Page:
Most of us have heard the Beatles lyric, “I get by with a little help from my friends.” When you have a friend diagnosed with cancer, it is often hard to know how to help. Should you talk about the cancer? Should you avoid talking about the cancer diagnosis? What is the best way to help your friend?
It is helpful for good friends to know there are different ways that people cope with cancer. A range of feelings may occur: anger, fear, anxiety, or blaming themselves (because of something they did or did not do). These initial reactions will likely only last a short time. You may need to be patient and understanding and overlook some behaviors. Continue reading →
Just the other day someone asked me about the use of herbs and supplements in their daily diet.
While we were talking, I mentioned I take several supplements, one of which is Vitamin D. My rational and evidenced based research points to the fact that I live in Michigan, one of the northern most states, known for its lack of sunshine during the winter months and therefore decreased sun exposure, which leads to decreased levels of Vitamin D. This sun exposure is what allows our bodies to make Vitamin D. Most people don’t have a nearly enough Vitamin Continue reading →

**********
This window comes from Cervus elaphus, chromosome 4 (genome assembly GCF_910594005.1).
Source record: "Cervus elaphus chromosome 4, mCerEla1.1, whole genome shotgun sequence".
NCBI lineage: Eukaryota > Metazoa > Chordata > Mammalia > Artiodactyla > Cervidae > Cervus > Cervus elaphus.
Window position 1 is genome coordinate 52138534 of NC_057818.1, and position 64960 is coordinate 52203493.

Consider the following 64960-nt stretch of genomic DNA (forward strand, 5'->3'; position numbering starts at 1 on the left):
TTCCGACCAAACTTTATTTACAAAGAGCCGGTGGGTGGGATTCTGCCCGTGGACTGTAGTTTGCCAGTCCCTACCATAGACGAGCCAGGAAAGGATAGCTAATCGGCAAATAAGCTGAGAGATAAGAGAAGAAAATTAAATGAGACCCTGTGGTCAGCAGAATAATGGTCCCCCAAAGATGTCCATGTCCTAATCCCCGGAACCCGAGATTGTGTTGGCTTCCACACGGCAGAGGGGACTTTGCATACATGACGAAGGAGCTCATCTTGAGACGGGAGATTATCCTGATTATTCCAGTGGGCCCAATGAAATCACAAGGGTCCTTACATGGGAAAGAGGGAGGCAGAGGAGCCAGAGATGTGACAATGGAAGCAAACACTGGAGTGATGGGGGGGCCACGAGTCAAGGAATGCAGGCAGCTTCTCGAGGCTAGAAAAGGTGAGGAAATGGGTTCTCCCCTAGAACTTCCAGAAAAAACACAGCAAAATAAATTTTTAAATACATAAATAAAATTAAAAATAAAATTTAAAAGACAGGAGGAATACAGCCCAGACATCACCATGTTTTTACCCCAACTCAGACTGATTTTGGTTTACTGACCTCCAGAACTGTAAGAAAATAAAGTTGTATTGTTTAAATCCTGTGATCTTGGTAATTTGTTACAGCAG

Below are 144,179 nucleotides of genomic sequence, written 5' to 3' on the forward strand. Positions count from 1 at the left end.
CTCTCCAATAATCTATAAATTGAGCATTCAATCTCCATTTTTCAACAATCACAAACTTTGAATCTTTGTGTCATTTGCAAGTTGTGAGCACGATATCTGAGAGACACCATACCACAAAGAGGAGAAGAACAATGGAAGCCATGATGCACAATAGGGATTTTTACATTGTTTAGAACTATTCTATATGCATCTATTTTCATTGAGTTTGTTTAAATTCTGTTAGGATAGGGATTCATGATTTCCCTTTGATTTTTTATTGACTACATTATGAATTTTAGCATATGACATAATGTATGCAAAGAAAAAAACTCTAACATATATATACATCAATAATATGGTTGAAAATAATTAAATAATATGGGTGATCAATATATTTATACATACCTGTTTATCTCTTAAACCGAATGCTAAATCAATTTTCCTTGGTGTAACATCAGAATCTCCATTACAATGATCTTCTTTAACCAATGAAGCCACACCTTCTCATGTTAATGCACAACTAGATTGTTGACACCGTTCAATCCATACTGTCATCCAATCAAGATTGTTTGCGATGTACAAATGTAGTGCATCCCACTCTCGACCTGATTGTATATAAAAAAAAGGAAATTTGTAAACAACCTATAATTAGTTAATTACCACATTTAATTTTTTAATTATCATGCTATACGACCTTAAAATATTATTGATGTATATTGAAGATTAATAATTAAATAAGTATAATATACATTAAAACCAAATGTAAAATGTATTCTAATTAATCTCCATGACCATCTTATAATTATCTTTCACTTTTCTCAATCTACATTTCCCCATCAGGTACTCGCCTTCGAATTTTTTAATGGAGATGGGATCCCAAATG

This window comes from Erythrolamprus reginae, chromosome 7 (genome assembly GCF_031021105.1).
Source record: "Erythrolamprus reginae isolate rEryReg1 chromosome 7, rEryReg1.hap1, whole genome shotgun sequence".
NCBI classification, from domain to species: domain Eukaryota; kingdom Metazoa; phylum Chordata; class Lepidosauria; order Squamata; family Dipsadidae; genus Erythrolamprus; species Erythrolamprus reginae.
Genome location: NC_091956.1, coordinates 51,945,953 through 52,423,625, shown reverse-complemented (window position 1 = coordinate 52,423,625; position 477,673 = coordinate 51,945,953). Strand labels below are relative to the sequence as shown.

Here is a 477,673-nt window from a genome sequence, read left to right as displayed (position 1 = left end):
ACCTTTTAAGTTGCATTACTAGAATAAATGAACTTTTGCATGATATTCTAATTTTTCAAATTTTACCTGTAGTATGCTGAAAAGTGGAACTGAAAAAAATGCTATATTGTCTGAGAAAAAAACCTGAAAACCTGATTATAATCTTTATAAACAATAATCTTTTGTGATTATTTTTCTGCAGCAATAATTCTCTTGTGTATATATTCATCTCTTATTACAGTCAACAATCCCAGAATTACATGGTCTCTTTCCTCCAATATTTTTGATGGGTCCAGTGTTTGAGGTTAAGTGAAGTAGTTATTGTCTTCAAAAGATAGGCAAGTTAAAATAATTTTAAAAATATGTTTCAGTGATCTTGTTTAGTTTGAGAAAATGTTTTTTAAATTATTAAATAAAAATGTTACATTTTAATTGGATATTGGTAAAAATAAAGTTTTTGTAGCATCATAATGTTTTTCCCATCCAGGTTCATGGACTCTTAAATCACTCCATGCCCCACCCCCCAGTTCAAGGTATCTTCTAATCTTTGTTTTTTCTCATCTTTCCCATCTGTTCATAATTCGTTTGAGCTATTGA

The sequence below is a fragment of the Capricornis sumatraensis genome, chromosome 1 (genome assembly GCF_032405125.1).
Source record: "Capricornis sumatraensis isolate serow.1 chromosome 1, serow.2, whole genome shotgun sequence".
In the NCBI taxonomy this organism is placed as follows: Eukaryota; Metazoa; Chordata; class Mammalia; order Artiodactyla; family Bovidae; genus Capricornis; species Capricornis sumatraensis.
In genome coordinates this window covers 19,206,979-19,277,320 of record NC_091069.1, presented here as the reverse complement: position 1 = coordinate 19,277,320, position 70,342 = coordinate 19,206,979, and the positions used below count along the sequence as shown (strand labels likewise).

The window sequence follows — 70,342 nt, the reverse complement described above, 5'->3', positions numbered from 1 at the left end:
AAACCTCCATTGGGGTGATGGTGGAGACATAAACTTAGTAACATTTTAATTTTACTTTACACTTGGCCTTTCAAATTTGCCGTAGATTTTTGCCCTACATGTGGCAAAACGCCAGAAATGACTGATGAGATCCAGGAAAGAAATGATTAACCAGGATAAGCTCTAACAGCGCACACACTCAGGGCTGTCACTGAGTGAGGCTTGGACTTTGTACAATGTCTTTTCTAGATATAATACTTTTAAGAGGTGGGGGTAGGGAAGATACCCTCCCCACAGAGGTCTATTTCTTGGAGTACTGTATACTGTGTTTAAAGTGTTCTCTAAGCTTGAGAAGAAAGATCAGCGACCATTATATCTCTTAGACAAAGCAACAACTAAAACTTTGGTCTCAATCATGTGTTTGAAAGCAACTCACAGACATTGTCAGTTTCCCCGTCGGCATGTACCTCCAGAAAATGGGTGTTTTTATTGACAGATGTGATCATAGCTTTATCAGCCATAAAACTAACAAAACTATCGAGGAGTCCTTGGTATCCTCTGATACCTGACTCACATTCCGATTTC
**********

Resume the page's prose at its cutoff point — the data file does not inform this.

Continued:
Whether it was discovered during a breast self-exam or incidentally as you were putting on your deodorant, finding a breast lump can be terrifying. Somehow it seems human nature for us to think the worst when we find a mass or lump anywhere there should not be one. Both the National Cancer Institute and the American Cancer Society provide some peace of mind by noting that most breast lumps are not cancer. In fact, there are a whole host of more common and benign (non-cancerous) conditions that can cause lumps in the breast including collections of fluid, deposits of fat, and deposits of calcium.
But once found, do not wait, thinking the mass will go away on its own. Make sure to notify your healthcare provider. If you are having any difficulty moving your arms or have uncontrolled pain or redness/swelling in the breast, you should contact your care Continue reading →
On Saturday, April 18th the University of Michigan’s Comprehensive Cancer Center Breast Oncology and Community Outreach Programs (with support from the Michigan affiliate of Susan G. Komen, U-M School of Public Health, and QVC presents FFANY Shoes on Sales) will give you the opportunity to learn more breast health, the latest advances in breast cancer and learn about the resources available in the community. The Breast Cancer Summit is held from 10 a.m. to 3 p.m.
I have attended the event in the past and was amazed by the uplifting spirit of everyone there. Breast cancer patients and breast cancer survivors have made up the majority of those who attended. However, there also were healthy, non-cancer patients at the summit who wanted to learn more about general breast health and what type of screening is recommended.
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